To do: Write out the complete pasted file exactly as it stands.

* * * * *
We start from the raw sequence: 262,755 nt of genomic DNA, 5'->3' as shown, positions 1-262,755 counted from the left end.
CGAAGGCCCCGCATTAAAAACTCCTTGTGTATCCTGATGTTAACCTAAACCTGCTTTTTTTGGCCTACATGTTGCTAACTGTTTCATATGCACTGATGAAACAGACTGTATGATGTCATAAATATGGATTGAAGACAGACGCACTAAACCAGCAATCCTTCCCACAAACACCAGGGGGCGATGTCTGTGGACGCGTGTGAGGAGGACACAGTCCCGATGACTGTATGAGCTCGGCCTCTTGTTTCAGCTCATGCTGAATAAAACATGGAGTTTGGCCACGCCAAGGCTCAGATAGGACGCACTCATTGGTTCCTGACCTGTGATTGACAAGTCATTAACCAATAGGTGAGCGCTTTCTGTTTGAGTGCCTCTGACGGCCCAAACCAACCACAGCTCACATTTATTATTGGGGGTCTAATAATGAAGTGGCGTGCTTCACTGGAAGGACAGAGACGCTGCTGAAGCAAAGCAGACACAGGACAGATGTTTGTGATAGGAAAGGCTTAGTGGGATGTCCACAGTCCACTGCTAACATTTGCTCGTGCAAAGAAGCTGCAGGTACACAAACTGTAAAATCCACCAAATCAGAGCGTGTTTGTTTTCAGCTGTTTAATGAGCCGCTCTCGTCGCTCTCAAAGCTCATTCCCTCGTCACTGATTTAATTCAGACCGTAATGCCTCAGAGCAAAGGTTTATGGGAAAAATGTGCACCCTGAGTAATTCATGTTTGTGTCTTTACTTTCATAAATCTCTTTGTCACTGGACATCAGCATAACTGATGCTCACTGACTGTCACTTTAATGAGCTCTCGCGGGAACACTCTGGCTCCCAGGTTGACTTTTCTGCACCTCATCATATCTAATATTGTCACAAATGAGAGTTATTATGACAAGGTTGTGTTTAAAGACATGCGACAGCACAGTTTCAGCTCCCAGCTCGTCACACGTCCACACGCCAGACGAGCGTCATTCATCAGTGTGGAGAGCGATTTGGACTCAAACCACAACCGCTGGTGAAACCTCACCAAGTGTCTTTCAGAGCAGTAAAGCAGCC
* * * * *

We start from the raw sequence: 262,755 nt of genomic DNA, 5'->3' as shown, positions 1-262,755 counted from the left end.
CGAAGGCCCCGCATTAAAAACTCCTTGTGTATCCTGATGTTAACCTAAACCTGCTTTTTTTGGCCTACATGTTGCTAACTGTTTCATATGCACTGATGAAACAGACTGTATGATGTCATAAATATGGATTGAAGACAGACGCACTAAACCAGCAATCCTTCCCACAAACACCAGGGGGCGATGTCTGTGGACGCGTGTGAGGAGGACACAGTCCCGATGACTGTATGAGCTCGGCCTCTTGTTTCAGCTCATGCTGAATAAAACATGGAGTTTGGCCACGCCAAGGCTCAGATAGGACGCACTCATTGGTTCCTGACCTGTGATTGACAAGTCATTAACCAATAGGTGAGCGCTTTCTGTTTGAGTGCCTCTGACGGCCCAAACCAACCACAGCTCACATTTATTATTGGGGGTCTAATAATGAAGTGGCGTGCTTCACTGGAAGGACAGAGACGCTGCTGAAGCAAAGCAGACACAGGACAGATGTTTGTGATAGGAAAGGCTTAGTGGGATGTCCACAGTCCACTGCTAACATTTGCTCGTGCAAAGAAGCTGCAGGTACACAAACTGTAAAATCCACCAAATCAGAGCGTGTTTGTTTTCAGCTGTTTAATGAGCCGCTCTCGTCGCTCTCAAAGCTCATTCCCTCGTCACTGATTTAATTCAGACCGTAATGCCTCAGAGCAAAGGTTTATGGGAAAAATGTGCACCCTGAGTAATTCATGTTTGTGTCTTTACTTTCATAAATCTCTTTGTCACTGGACATCAGCATAACTGATGCTCACTGACTGTCACTTTAATGAGCTCTCGCGGGAACACTCTGGCTCCCAGGTTGACTTTTCTGCACCTCATCATATCTAATATTGTCACAAATGAGAGTTATTATGACAAGGTTGTGTTTAAAGACATGCGACAGCACAGTTTCAGCTCCCAGCTCGTCACACGTCCACACGCCAGACGAGCGTCATTCATCAGTGTGGAGAGCGATTTGGACTCAAACCACAACCGCTGGTGAAACCTCACCAAGTGTCTTTCAGAGCAGTAAAGCAGCC